Three days after a truck killed a state trooper who was responding to a crash on Interstate 70, the driver of that 1999 Ford F-250 is cooperating with the investigation, the Colorado State Patrol chief reported Monday.

Trooper William Moden, 37, was struck Friday while investigating a crash on I-70 east of metro Denver, Col. Matthew Packard said at a news conference Monday evening.

Moden was responding to a single-vehicle rollover in which a woman and 18-month-old were ejected. The woman was driving over 100 mph, witnesses told police. Alcohol might have been a contributing factor in that rollover, the Arapahoe County Sheriff’s Office reported.

Moden and another trooper had parked their patrol cars on the right shoulder of I-70 with their lights on about 8 p.m., Packard said. About 9:45 p.m., the man who was driving the 1999 Ford F-250 in the left lane struck the trooper. Moden had been outside his car, investigating the crash scene, the chief said.

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He couldn’t say whether the truck driver was changing lanes in observance of Colorado’s “move over” laws or at what speed the truck was traveling. He also would not release the driver’s identity. But driver impairment is not considered a factor.

The emergency medical staff that had just left the rollover scene immediately returned to the spot where Moden had been hit.

A fellow trooper already had begun life-saving measures on Moden before he was taken to the University of Colorado Anschutz Medical Campus. Shortly after 11 p.m., Packard said, Moden was declared dead.

Moden was a 12-year veteran of the State Patrol and is survived by a wife and “large family,” Packard said, declining to elaborate.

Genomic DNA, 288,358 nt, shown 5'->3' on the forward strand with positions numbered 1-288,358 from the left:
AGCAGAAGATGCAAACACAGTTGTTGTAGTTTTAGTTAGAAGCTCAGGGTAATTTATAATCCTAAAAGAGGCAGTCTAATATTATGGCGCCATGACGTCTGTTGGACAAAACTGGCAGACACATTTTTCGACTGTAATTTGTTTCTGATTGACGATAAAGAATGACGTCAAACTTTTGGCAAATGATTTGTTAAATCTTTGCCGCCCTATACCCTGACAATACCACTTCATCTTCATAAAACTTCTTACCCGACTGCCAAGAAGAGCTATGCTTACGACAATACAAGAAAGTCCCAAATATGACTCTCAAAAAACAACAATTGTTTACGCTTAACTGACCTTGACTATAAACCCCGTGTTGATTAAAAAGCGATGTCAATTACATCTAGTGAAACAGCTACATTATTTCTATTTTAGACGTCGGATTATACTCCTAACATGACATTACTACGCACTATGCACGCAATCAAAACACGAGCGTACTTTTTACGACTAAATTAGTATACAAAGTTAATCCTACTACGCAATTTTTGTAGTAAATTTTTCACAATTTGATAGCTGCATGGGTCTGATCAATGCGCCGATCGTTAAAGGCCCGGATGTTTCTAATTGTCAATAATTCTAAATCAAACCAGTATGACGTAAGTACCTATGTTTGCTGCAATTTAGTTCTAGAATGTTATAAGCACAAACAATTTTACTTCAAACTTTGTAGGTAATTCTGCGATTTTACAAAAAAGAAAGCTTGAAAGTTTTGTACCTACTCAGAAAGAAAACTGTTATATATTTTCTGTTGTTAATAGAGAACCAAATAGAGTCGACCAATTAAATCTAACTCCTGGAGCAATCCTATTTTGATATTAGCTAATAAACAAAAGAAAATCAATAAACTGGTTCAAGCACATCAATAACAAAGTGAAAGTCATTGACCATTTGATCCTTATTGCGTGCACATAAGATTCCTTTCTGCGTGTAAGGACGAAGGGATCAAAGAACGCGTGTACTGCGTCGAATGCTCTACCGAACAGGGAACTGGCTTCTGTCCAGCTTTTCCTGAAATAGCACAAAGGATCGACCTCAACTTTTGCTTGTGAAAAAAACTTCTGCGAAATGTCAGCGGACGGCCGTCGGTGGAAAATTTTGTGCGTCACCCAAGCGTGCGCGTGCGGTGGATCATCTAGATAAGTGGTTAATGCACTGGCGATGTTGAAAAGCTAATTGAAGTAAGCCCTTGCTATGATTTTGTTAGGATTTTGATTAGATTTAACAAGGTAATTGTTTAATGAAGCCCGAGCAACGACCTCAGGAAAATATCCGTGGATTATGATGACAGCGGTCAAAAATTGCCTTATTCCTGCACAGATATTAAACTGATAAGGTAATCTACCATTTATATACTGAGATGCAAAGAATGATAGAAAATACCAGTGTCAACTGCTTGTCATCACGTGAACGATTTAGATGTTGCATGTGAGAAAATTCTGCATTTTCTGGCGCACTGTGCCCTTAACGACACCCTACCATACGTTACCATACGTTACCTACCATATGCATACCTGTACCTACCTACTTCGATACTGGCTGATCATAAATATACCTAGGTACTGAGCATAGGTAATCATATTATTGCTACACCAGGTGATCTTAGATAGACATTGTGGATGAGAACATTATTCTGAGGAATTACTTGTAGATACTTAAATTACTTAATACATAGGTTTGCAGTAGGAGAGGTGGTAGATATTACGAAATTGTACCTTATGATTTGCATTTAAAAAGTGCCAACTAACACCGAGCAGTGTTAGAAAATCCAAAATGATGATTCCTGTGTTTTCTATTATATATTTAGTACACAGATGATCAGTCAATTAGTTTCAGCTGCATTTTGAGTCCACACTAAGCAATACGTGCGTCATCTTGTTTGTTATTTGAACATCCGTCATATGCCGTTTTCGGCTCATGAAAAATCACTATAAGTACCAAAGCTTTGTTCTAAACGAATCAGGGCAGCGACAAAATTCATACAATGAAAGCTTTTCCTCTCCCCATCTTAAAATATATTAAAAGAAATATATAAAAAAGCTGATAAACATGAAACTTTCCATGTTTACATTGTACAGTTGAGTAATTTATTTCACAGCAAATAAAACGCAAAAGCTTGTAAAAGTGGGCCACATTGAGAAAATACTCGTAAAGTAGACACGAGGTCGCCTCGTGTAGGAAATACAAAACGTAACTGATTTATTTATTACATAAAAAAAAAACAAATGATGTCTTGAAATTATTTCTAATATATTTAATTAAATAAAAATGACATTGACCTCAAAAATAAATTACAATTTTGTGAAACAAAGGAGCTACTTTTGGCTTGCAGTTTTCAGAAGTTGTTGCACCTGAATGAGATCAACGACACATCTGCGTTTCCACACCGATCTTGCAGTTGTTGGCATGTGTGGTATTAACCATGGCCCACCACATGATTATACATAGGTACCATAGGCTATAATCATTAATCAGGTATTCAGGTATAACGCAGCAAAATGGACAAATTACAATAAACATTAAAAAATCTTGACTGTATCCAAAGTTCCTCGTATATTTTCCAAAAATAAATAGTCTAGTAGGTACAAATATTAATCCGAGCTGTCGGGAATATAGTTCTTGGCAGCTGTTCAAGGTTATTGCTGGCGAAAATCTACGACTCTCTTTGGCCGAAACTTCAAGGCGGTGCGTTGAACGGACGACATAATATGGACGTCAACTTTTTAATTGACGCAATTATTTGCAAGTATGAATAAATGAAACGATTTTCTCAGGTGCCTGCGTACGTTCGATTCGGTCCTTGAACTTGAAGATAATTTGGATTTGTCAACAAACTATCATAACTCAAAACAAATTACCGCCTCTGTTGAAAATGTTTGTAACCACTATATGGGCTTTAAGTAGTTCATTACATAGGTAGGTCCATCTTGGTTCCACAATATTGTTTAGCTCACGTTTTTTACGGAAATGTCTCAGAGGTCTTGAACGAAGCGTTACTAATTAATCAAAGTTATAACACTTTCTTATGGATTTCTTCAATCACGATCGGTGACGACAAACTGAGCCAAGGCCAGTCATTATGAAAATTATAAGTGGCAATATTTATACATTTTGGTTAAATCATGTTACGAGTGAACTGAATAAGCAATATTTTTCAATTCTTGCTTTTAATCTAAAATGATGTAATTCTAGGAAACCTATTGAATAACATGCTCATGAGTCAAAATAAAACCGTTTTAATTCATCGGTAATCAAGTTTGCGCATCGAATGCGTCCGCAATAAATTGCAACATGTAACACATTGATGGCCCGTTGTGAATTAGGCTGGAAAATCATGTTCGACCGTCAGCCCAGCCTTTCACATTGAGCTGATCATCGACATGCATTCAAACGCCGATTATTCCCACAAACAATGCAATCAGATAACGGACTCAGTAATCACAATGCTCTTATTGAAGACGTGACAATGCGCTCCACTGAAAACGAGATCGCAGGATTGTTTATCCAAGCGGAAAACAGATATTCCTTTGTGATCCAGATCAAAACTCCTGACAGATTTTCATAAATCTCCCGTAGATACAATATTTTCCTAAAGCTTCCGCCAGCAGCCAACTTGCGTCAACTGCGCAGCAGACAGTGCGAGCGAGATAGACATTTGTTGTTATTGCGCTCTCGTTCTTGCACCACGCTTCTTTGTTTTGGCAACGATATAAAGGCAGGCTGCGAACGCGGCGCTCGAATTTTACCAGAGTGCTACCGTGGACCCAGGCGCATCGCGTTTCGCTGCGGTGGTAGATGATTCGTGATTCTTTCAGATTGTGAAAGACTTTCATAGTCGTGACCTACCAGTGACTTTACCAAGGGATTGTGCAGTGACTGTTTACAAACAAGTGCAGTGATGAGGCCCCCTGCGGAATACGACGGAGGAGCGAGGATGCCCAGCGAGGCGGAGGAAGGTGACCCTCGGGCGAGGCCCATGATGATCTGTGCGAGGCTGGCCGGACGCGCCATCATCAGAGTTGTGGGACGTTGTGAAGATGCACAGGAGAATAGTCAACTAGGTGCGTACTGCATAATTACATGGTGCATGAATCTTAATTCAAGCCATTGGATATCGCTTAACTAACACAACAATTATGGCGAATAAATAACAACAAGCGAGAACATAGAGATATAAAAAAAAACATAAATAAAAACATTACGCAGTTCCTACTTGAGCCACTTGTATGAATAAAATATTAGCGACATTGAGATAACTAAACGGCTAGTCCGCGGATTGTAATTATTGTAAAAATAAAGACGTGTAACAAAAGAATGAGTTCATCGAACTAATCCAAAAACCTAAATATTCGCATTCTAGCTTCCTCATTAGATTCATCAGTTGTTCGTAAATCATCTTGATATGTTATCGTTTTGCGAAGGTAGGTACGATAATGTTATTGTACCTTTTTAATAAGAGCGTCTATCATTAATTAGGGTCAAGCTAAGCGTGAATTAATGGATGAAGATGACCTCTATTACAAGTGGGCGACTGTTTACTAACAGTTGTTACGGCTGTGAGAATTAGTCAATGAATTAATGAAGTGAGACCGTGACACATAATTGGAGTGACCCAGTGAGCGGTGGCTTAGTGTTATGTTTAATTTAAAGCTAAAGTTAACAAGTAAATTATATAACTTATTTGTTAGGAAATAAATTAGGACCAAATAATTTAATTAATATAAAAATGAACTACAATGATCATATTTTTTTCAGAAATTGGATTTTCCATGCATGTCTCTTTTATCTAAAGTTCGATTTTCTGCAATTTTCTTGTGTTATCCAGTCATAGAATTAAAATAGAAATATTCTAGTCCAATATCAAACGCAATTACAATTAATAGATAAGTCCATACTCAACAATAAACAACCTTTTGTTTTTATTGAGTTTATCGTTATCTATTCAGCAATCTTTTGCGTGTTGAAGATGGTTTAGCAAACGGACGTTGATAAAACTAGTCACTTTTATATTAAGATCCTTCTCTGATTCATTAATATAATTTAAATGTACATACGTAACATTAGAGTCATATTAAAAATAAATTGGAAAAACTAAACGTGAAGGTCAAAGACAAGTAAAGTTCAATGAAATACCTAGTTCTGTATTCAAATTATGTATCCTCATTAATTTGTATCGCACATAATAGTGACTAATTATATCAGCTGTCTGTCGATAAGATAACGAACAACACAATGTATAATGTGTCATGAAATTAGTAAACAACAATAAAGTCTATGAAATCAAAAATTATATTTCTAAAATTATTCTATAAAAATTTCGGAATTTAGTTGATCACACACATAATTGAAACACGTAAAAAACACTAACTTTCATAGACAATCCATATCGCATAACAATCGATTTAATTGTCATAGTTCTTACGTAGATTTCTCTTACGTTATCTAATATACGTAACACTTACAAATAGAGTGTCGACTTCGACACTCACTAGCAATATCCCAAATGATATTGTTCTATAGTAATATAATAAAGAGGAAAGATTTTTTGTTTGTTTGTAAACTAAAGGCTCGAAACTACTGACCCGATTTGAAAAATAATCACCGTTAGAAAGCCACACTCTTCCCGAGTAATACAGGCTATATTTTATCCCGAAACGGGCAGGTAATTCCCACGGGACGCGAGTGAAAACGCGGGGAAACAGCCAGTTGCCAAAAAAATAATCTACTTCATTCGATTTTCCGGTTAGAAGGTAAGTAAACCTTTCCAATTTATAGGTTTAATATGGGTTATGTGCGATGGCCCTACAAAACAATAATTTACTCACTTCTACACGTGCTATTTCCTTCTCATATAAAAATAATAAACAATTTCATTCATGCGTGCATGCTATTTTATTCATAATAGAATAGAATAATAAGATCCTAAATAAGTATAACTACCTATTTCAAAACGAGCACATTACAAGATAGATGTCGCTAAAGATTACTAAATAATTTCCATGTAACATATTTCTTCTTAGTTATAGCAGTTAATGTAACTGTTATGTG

“The man absolutely loved being a state trooper,” he said. “He wanted to make a difference.”

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Moden’s patrol vehicle, parked outside his office in Commerce City, has been bedecked with flowers and notes of support.

“It really lifts us up at a time that we need it,” said Packard.

The trooper’s death is being investigated by the Patrol’s Vehicular Crimes Unit and Investigative Services Section, he said. More interviews and an examination of the truck still are needed.

A public service for Moden will be at 11 a.m. Friday at Denver First Church of the Nazarene, 3800 E. Hampden Ave. in Englewood.

The trooper’s death is a stark reminder of the importance of watching out for roadside law enforcement, Packard said.

“Be mindful of everything going on around you. Small mistakes have big consequences.”

Moden was the fourth on-duty trooper struck and killed in less than four years.

Cpl. Daniel Groves, 47, was helping a stranded driver on Interstate 76 in March when he was hit and killed by a driver traveling too fast for weather conditions.

Trooper Cody James Donahue, 34, was hit by a commercial truck driver Nov. 25, 2016, on Interstate 25 near Tomah Road. In 2017, former Gov. John Hickenlooper signed the “Move Over for Cody Act,” increasing penalties for drivers who fail to change lanes when passing roadside law enforcement.

Trooper Jaimie Jursevics, 33, had been hit at virtually the same spot, on Interstate 25 near Tomah Road, on Nov. 15, 2015, while investigating a minor crash. She is survived by her husband and a young daughter.

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Multimedia Journalist

Liz is a multimedia journalist with a specific interest in environment and outdoor recreation. She watches way too much Star Trek and is working toward her rescue scuba divers certification. Liz joined the Gazette staff in 2019.

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